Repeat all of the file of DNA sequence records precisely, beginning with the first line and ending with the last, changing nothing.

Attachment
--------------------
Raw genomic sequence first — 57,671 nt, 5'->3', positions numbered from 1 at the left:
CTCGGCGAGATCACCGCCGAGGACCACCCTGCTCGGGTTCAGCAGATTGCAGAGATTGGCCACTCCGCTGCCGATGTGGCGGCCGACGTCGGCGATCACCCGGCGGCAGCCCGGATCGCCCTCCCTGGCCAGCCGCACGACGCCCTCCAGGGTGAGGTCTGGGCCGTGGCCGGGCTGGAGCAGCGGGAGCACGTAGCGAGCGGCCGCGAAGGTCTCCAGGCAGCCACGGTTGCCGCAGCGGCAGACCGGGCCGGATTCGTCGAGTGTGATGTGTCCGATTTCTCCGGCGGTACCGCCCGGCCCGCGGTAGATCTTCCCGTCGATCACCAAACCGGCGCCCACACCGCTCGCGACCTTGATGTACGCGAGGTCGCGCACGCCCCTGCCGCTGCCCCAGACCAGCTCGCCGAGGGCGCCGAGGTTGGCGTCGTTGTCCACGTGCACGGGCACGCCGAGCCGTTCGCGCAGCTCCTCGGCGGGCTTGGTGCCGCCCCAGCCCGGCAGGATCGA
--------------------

Raw genomic sequence first — 57,671 nt, 5'->3', positions numbered from 1 at the left:
CTCGGCGAGATCACCGCCGAGGACCACCCTGCTCGGGTTCAGCAGATTGCAGAGATTGGCCACTCCGCTGCCGATGTGGCGGCCGACGTCGGCGATCACCCGGCGGCAGCCCGGATCGCCCTCCCTGGCCAGCCGCACGACGCCCTCCAGGGTGAGGTCTGGGCCGTGGCCGGGCTGGAGCAGCGGGAGCACGTAGCGAGCGGCCGCGAAGGTCTCCAGGCAGCCACGGTTGCCGCAGCGGCAGACCGGGCCGGATTCGTCGAGTGTGATGTGTCCGATTTCTCCGGCGGTACCGCCCGGCCCGCGGTAGATCTTCCCGTCGATCACCAAACCGGCGCCCACACCGCTCGCGACCTTGATGTACGCGAGGTCGCGCACGCCCCTGCCGCTGCCCCAGACCAGCTCGCCGAGGGCGCCGAGGTTGGCGTCGTTGTCCACGTGCACGGGCACGCCGAGCCGTTCGCGCAGCTCCTCGGCGGGCTTGGTGCCGCCCCAGCCCGGCAGGATCGA